Editor’s Note: The following is a version of a letter posted to the faculty listserv and sent to President Ambar and faculty by Professor of Politics and East Asian Studies Marc Blecher in collaboration with Professor of French Matthew Senior. This revised version was provided to the Review by Blecher at the Review’s request. Because of the content’s potential impact on Oberlin students and faculty, we felt it appropriate to publish the text in full.
When Stevens Strategy was named to consult in our Academic and Administrative Program Review, many of us had immediate concerns and reservations. One look at the Stevens website raises suspicions that they hew to a corporate model of career-oriented education heavily invested in “technology-based instructional” learning and are thus ill-suited to evaluate the liberal arts mission of Oberlin College. Stevens’ client list consists principally of small colleges with curricula focusing on pre-professional training in business, allied health, technology, and secondary education. Few of our peers have used Stevens. Of the 51 schools on their Client Testimonials web page, only two of those commenting are professors, and both are anonymous from Johnson C. Smith University. The founder and CEO of Stevens, John A. Stevens, has trademarked a company called Chronos University, which, according to the Stevens Strategy website, “will be the first residential institution to provide an individualized and completely technology-based instructional program to traditional undergraduate students.” This university of the future will “reinvent the role of faculty,” replacing us with “learning coaches,” resulting in a savings of “65 percent of the average private college full-time book price.”
Deeply skeptical that such a firm was the right fit for Oberlin, we thought it prudent to contact colleagues at institutions recently reviewed by Stevens. What we have found by exchanging email and talking with colleagues at Cedar Crest College and Mount Union College is very disturbing. Programs were eliminated; at least one tenured and other untenured professors were fired, we were told; programs and professors were pitted against each other in divisive zero-sum games; faculty were misled; decisions were made that circumvented faculty governance; and morale plummeted. Although our sample is very small, what we have heard so far is that the effect of a Stevens audit on faculty morale is uniformly negative.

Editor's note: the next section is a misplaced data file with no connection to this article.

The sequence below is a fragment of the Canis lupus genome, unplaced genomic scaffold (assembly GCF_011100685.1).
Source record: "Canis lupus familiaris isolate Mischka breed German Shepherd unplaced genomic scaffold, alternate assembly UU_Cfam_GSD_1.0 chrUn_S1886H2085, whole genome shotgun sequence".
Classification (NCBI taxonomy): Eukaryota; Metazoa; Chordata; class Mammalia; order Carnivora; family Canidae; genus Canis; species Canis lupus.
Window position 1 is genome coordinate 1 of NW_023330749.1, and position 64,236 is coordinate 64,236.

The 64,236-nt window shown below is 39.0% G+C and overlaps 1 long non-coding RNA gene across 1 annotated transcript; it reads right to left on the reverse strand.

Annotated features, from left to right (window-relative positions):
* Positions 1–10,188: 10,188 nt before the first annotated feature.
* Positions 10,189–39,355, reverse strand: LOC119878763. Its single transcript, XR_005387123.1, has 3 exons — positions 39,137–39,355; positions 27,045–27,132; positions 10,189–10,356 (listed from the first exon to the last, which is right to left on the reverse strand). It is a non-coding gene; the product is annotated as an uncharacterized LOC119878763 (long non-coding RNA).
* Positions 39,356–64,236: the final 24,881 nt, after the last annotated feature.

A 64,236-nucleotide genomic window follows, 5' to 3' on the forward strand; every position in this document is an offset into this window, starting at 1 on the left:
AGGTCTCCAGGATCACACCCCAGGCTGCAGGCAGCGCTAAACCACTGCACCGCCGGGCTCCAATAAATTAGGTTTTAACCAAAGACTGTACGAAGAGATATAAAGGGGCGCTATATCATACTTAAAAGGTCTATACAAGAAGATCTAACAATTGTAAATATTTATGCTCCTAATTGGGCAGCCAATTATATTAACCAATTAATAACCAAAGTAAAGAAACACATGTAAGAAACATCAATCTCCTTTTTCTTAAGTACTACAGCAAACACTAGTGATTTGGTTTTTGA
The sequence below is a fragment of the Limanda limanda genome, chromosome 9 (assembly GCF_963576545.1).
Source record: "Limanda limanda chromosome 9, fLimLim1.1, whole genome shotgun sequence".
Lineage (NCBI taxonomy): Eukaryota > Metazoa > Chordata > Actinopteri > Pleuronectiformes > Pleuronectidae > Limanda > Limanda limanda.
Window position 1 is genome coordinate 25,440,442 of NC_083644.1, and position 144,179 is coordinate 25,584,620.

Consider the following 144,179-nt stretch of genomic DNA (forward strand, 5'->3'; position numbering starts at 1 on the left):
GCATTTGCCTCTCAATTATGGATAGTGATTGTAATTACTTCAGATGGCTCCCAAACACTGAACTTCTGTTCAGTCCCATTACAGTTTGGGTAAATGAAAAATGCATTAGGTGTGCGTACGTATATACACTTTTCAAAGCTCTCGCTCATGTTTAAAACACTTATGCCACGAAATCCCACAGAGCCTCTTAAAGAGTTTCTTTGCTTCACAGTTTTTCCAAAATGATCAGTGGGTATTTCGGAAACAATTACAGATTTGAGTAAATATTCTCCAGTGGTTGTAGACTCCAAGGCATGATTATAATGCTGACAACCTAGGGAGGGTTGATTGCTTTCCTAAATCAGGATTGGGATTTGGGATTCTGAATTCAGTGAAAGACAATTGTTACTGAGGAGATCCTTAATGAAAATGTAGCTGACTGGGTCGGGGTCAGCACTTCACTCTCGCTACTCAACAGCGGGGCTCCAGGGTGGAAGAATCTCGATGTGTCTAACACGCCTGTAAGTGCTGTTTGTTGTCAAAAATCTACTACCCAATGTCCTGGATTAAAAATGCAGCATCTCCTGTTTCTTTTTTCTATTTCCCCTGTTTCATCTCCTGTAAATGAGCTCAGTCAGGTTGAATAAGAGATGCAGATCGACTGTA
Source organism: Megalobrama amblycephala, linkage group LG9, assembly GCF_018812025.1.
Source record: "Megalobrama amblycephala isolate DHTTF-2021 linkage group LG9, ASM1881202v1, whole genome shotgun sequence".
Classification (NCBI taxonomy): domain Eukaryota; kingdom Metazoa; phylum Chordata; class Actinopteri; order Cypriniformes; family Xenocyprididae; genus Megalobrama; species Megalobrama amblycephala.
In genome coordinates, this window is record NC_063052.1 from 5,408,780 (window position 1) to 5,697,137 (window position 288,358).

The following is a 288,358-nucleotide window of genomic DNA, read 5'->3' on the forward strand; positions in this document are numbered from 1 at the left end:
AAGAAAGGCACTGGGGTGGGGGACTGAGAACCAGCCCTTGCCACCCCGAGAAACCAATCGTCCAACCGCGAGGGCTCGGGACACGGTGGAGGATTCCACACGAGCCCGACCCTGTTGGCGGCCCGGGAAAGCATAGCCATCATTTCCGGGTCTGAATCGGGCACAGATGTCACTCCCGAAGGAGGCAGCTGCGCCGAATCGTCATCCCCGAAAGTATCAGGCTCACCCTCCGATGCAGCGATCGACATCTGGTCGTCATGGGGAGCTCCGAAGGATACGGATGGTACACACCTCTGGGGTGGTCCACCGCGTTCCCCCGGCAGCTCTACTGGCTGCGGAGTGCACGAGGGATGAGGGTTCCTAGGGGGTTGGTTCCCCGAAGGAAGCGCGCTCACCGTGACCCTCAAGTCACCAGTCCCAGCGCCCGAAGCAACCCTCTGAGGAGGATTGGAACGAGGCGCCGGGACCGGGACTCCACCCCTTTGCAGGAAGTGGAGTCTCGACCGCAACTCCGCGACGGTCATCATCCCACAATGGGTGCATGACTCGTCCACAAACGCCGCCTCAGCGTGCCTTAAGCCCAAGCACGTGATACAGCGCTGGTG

A colleague at Mount Union wrote: “Yes, my institution went through a similar process with this firm. It hit us like a ton of bricks, and since that time, morale is low. The idea is to rank majors and programs in four groups according to parameters that, I realized, can be manipulated because some majors and programs came unscathed when I knew they were not doing well. Depending on your group, you will have to justify your existence and act to be kept alive. This said, no faculty members were let go, but some majors, minors, and programs were cut.”
Our gravest concerns arose from conversations with three colleagues at Cedar Crest College. We were told the following: The steering committee was sworn to secrecy. No notes were taken of their proceedings. Mathematics faculty found significant errors in Stevens’s calculations, as well as other irrationalities such as charging departments for the square footage of classroom space they use, or counting majors more than minors in enrollments, so that departments with full courses were being counted as under-enrolled (which explains the bafflement of our colleague at Mount Union). Cedar Crest administration, in consultation with Stevens Strategy, replaced some of the steering committee recommendations with its own, but presented them to the faculty as proceeding from the steering committee itself. The administration recommended that a total of five programs be eliminated: Dance, Theater, Computer Information Systems, General Sciences, and Music. By pushing back, Cedar Crest faculty were able to save Dance and Theater. Colleagues from the three closed programs were told they would not be fired, on the basis of which they acquiesced in the closures; in fact, one tenured professor, and three on long-term continuing lines, were dismissed. The tenured professor sued the College and won a sizable settlement. One of our Cedar Crest colleagues described this double-cross as “asking people to dig their own graves and look into the hole before being pushed in.” Finally, none of our colleagues reported that Stevens looked into their administrative units. As a result of our inquiry, and prior to the scheduled April 9, 2018 presentation by Stevens Strategy, we are asking President Ambar to provide written guarantees on the following points concerning tenure, transparency, methodology, scope, and faculty governance at Oberlin as we embark on the AAPR:
1. No tenured or tenure track faculty member will be dismissed as a result of the AAPR.
2. All proceedings of the Steering Committee will be open and disseminated in detailed minutes released within 48 hours.
3. Stevens Strategy will explain the details of their statistical models to a committee of Oberlin College faculty in advance, who will in turn present their findings to the faculty at large.
4. Since this is an Administrative and Academic Program Review, all of our administrative departments will be subject to the same degree of scrutiny and information-sharing as our instructional departments.
With our thanks,
– Matthew Senior
Chair of French and Italian department
Chair of Politics department